Salisbury Press

Thursday, July 2, 2020
PRESS PHOTO BY BERNIE O'HARE Lehigh County Executive Bill Hansell issues a line-item veto on budget. PRESS PHOTO BY BERNIE O'HARE Lehigh County Executive Bill Hansell issues a line-item veto on budget.

LEHIGH COUNTY news

Wednesday, November 7, 2012 by TYLER D. MARTIN tmartin@tnonline.com in Local News

County executive vetoes budget with 'balanced approach' in mind

Lehigh County Executive Bill Hansell issued a line-item veto on Lehigh County's proposed budget Nov. 1 effectively issuing a $3.5 million cut in spending to accompany proposed tax credits.

"I am using the veto surgically to correct a problem rather than using it as a blunt instrument to simply say 'no' and force an arbitrary choice. While this veto will be somewhat complicated, its objectives are simple and clear," Hansell said at a press conference Nov. 1 announcing the line-item veto.

Hansell said a choice to uphold this veto will grant county taxpayers a tax rate reduction of $3 million in 2013 and subsequent years. He said the $5 million in cuts proposed toward county personnel will be eliminated and replaced with $3.5 million in "real cuts" to non-personnel expenditures.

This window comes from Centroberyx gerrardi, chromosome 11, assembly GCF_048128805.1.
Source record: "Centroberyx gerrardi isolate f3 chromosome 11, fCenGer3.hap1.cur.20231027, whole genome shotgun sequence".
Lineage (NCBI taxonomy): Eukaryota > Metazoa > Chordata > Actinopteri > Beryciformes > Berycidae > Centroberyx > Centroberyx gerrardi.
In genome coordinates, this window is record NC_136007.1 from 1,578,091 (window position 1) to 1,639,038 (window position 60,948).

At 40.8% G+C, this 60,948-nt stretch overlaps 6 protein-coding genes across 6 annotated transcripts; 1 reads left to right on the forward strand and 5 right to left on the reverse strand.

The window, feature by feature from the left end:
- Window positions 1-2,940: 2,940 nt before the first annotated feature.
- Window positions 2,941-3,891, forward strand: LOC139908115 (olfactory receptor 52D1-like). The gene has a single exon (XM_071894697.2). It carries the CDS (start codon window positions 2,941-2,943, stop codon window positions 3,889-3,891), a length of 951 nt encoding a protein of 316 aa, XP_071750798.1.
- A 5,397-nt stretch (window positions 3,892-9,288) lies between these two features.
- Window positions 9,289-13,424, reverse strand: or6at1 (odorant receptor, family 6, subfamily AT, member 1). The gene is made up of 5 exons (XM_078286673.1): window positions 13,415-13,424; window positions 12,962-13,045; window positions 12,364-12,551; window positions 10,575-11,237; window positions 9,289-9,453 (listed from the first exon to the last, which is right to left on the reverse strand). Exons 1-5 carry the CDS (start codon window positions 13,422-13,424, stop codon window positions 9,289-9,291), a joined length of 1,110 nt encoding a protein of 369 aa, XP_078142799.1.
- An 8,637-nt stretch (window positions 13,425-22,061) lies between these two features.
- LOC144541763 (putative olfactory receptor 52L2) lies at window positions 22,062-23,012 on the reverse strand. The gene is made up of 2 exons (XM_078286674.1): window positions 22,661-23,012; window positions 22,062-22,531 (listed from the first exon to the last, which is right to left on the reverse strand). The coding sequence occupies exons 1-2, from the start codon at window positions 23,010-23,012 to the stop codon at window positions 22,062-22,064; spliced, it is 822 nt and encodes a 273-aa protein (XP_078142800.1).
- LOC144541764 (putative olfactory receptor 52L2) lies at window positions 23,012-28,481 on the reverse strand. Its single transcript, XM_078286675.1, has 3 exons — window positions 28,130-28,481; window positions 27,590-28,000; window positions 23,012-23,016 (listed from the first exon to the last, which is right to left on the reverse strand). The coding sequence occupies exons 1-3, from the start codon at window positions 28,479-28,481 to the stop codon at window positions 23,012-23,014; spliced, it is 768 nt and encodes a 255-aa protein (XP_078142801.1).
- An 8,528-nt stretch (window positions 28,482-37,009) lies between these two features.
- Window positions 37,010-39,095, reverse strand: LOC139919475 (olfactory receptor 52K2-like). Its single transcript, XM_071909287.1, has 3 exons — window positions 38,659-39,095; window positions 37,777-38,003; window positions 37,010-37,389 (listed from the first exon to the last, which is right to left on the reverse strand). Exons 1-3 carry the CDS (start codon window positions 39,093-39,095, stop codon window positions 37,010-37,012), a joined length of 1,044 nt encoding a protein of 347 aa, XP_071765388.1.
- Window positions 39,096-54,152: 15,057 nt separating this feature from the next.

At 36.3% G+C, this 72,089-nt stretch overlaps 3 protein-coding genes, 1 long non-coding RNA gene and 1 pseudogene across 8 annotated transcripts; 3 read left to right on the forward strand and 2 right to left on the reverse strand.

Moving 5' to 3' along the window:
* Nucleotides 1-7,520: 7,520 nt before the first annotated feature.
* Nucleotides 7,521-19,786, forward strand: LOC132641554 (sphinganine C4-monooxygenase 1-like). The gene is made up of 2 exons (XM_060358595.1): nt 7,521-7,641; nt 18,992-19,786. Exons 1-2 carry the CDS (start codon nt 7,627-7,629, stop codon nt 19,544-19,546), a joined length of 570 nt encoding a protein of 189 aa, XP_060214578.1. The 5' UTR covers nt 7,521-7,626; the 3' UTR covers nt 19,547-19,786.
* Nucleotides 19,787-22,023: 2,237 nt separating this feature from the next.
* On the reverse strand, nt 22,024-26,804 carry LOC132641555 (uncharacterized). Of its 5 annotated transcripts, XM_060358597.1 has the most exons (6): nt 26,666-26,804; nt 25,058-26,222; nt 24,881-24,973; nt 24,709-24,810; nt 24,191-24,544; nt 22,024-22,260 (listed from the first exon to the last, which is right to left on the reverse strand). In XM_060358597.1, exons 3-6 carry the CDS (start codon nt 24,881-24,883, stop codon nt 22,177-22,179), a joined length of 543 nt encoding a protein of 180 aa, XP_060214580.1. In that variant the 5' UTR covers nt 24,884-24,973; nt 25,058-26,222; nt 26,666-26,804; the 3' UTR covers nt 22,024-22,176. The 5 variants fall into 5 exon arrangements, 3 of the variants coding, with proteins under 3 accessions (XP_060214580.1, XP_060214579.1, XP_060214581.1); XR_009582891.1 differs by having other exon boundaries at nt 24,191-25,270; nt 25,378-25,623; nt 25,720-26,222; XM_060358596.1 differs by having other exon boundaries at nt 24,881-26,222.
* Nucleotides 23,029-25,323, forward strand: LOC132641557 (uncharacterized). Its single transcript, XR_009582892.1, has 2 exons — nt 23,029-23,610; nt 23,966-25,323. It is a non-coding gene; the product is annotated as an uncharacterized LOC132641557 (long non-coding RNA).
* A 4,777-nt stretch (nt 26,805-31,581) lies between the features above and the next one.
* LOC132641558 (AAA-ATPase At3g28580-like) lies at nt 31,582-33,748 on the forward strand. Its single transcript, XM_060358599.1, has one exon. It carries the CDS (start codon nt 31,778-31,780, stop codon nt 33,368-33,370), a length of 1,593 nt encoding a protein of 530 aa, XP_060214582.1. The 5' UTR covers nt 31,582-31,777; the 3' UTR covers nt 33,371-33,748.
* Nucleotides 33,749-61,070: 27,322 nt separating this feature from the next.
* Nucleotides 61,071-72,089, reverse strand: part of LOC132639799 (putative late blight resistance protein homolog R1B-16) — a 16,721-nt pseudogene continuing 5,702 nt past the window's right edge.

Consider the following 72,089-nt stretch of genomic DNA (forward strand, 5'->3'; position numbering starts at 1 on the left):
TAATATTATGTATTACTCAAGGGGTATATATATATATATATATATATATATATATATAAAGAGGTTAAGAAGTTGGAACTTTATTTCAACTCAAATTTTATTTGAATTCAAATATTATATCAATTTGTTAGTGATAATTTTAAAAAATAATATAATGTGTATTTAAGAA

The one-time expiring tax credit of $3.5 million will still be a part of the budget if the veto is upheld by commissioners. The $44 reduction for the average taxpayer in real estate taxes for 2013 will remain in effect after the veto.

Hansell said he chose to veto this budget partially because the $5 million in cuts to general employee compensation went against the recommendations and advice of "every professional manager, elected and appointed, in Lehigh County." He said the cuts were not supported by the county's district attorney, president judge, criminal justice advisory board or himself.

"Rather than work with us to find cuts that we might have worked toward as a team, this amendment simply removes $5 million from next year's general employee compensation line item, which serves only to demoralize our staff with threats of furloughs, layoffs and terminations," Hansell said. "This is an unnecessary threat made against a workforce that is already well under the number of employees that Lehigh County had 20 years ago."

He said, in his estimation, this budget would have increased the county's structural deficit to $12.8 million and would have made a future tax increase inevitable to sustain county operations.

Hansell explained his veto by telling the public he believes no plan to cut taxes will work unless there is a realistic plan to cut spending along with it.

"While this agreement isn't as eye-catching as an edict to cut government workers salaries by $5 million with no forethought, it is an agreement that we can all live with, it represents a real tax cut accompanied by even larger reductions in expenditures and it's how government really works after the time comes to take down the campaign yard signs and get to the business of governing," Hansell said.